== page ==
The Great Depression & WW II
About Sports 01 Catcher John Gooch Depression Hard Sports 01 Jess Neely with Michigan captain About Sports 02 Bowden Wyatt Depression Hard Sports 02 Robert Neyland About Sports 03 William Feathers Depression Hard Sports 03 Coach Moore Depression Hard Sports 04 George Cafego


Sports, both semi-professional and amateur, were popular during the Great Depression.
College football had been played in Tennessee since the 1880s, and gained popularity as a spectator sport.
Jess Neely, a Smyrna native, played college football at Vanderbilt University under legendary football coach Dan McGugin. He was the captain of the team in 1922. After graduation he went on to get a law degree at Vanderbilt. But football had a greater appeal and he became the coach at Southwestern (now Rhodes College) in Memphis. 
Neely later coached at Clemson and Rice University. In 1967, he returned to Vanderbilt as the director of athletics for four years. He was named to the National College Football Hall of Fame.
The University of Chattanooga (later the University of Tennessee at Chattanooga) won the 1931 Dixie Conference championship under Coach Andrew “Scrappy” Moore. Moore served as head coach until 1967, and was inducted into the Hall of Fame.
Robert Neyland was named head coach at the University of Tennessee in 1926 where he remained until 1952, with breaks for military service. In 1932, the large Southern Conference members met in Knoxville to realign as the Southeastern Conference with Sewanee, Tennessee, and Vanderbilt as charter members.
Memphis State (now the University of Memphis) football teams had great success during the 1930s. In 1938 Memphis had a perfect 10-0 season and was the highest scoring team in the nation.
Both large cities and small towns fielded baseball teams in the minor league. The Memphis Chicks, first organized in 1915 was in the Southern Association and won a pennant in 1930.
Nashville also had a team, the Vols, in the Southern league. The Vols won pennants in 1939 through 1944. There were also minor league teams in Knoxville, Johnson City, Kingsport, Elizabethton, Jackson, and Clarksville.
The Chattanooga Lookouts played in the Sally League. In 1937, after seven dismal years, the team was put up for sale. Joe Engel, a former scout for the team, came up with the idea of selling $5 shares to the public. More than 1,700 people bought a share. The team came back, winning the pennant in 1939. 
In this time of segregation, African American baseball players could not play on all white baseball teams. The first all-black professional league was organized in 1886. In 1933, the Negro Southern League was organized and lasted until 1948. Most all black leagues were disbanded after Jackie Robinson joined the Brooklyn Dodgers in 1947 becoming the first black man to break “the color line” in professional baseball. Afterwards, professional baseball teams started hiring black players.
The Memphis Red Sox, the Chattanooga Lookouts and the Nashville Elite Giants were three Negro League teams in the state. The Lookouts owner dis-cover-ed Willie Mays, now considered one of the best all-around players in baseball, at a high school in Alabama. Mays played for the Lookouts for a short time before moving on to other teams, and was eventually signed by the New York Giants.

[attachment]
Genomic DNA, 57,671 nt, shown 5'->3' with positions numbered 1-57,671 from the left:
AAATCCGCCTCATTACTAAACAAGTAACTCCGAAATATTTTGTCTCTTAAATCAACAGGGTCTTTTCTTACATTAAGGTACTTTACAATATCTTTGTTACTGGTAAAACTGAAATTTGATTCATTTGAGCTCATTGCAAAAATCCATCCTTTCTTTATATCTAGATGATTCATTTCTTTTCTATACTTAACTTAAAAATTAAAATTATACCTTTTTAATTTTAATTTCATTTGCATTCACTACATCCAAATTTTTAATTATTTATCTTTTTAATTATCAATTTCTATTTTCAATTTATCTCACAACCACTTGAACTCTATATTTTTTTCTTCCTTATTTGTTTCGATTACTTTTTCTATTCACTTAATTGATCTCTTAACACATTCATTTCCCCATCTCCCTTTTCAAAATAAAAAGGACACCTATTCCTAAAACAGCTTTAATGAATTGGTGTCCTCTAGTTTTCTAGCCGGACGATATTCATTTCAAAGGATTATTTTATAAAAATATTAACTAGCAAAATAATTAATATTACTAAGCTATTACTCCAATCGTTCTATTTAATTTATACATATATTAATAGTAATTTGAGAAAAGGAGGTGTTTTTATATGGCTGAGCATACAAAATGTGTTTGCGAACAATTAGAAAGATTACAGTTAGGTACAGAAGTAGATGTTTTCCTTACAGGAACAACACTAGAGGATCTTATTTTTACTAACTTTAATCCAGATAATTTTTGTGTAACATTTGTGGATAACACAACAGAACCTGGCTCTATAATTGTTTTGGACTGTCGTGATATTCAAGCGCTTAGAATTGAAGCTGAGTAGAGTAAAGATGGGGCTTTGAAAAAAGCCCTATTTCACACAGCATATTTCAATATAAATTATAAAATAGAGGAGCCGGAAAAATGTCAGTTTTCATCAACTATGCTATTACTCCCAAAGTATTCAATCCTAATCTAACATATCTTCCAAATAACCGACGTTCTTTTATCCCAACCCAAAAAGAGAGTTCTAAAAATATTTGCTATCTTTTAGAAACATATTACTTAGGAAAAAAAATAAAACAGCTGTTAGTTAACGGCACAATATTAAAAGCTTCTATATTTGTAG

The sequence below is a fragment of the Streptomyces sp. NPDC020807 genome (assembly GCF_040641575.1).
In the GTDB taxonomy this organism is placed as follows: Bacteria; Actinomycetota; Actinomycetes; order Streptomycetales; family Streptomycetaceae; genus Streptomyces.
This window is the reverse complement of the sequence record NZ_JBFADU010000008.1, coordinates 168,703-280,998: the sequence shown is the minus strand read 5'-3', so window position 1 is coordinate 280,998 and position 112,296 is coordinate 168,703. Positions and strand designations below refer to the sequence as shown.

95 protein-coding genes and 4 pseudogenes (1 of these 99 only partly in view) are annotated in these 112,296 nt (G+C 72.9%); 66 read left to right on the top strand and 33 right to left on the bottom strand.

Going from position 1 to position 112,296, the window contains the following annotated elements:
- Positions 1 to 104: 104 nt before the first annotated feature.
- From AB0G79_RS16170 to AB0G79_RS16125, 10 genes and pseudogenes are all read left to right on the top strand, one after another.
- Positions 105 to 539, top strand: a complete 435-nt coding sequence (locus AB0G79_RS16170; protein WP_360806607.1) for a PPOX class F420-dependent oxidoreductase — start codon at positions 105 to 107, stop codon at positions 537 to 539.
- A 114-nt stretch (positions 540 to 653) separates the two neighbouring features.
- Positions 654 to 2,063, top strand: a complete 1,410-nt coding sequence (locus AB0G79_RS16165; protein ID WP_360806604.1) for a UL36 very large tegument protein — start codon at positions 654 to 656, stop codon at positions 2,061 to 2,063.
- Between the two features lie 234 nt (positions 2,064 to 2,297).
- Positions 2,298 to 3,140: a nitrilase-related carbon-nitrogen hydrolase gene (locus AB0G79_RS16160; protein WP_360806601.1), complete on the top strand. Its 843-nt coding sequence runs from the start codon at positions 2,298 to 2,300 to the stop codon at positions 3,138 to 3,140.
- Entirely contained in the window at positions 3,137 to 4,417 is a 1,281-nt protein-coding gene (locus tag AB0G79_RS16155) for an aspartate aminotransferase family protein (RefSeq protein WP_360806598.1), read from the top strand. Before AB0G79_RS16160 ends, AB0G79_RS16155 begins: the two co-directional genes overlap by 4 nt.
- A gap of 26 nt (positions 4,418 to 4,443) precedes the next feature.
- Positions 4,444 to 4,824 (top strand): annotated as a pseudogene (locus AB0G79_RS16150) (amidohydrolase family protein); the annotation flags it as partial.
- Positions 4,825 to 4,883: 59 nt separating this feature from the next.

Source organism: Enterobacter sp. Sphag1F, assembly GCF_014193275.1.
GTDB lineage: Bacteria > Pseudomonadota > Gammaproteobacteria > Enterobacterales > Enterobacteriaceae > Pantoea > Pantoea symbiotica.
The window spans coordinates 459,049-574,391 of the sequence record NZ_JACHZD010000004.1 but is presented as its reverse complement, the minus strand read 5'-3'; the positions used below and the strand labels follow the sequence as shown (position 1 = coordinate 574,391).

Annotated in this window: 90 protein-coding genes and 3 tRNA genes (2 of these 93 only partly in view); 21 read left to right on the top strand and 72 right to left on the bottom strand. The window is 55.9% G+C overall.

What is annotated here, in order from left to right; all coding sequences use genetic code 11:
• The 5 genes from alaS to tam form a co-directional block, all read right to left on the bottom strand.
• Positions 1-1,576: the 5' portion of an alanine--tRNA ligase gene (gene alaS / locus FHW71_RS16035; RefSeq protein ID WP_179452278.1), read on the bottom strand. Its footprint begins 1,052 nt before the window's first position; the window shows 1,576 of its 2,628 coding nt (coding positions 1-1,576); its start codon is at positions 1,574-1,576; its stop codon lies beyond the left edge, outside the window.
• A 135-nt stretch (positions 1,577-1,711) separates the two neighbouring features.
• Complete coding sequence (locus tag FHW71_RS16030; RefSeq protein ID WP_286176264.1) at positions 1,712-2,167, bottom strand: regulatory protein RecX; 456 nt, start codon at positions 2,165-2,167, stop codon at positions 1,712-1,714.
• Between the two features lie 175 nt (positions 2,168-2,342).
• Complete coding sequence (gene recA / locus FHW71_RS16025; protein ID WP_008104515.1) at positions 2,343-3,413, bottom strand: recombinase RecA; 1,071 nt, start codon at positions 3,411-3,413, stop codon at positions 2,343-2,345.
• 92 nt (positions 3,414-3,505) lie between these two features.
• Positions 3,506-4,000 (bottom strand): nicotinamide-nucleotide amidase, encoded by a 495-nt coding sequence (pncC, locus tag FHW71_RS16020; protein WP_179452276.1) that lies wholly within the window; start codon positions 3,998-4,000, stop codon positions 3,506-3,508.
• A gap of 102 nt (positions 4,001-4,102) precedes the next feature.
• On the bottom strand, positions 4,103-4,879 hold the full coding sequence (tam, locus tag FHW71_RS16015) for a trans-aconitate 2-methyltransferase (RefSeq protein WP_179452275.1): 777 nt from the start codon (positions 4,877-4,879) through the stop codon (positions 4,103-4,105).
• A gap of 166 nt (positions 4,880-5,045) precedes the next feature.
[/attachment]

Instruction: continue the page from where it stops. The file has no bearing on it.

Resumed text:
Barnstorming black baseball players were also popular in the state. These were non-league teams that would travel around the state together, stopping at various towns, often playing baseball in the day and then playing musical instruments at night. People were charged to attend either event.

Picture Credits:
  • A photograph of baseball catcher John Gooch, a native of Smyrna.  He played baseball with three professional teams during the 1920s and 1930s, ending his career with the Nashville Vols in 1935. Photograph courtesy of the National Baseball Library and Archive collection.  It may not be reused without permission of that organization.
  • A photograph of Bowden Wyatt, a University of Tennessee and All-American football player.  He played on the 1935-1938 Tennessee teams.  Courtesy of the University of Tennessee Athletics Department
  • A photograph of University of Tennessee player William Beattie Feathers running the football during a game.  He was an All-American halfback at UT, playing on the 1931-1933 teams.  Courtesy of the University of Tennessee Athletics Department
  • Vanderbilt football player Jess Neely (right) shakes hands with the Michigan captain before their game in 1922.  The game was the first played at Vanderbilt's new football field, Dudley Field.  The score was a 0-0 tie.  Photograph courtesy of the Vanderbilt Athletic Department
  • A photograph of Robert Neyland a 21-year-coach of the University of Tennessee football team where he produced a 173-31-12 record.  His 1951 team won the national championship.  Courtesy of the National Football Foundation's College Football Hall of Fame
  • University of Chattanooga Coach Andrew "Scrappy" Moore sends a player on the field in an undated photograph.  Moore was coach from 1931 to 1967.  Courtesy of Lupton Library, University of Tennessee, Chattanooga.
  • A photograph of All-American George Cafego who played tailback, safety, and quarterback for the University of Tennessee during the 1937 to 1939 seasons.  Cafego averaged 6.1 yards every time he carried the ball, and led the team to two unbeaten seasons in 1938 and 1939.  In 1939 the team didn't allow a point to be scored by the opposing teams during the regular season.  They lost to Southern California in the Rose Bowl, basically because Cafego was injured and didn't play.  Courtesy of the University of Tennessee Athletics Department

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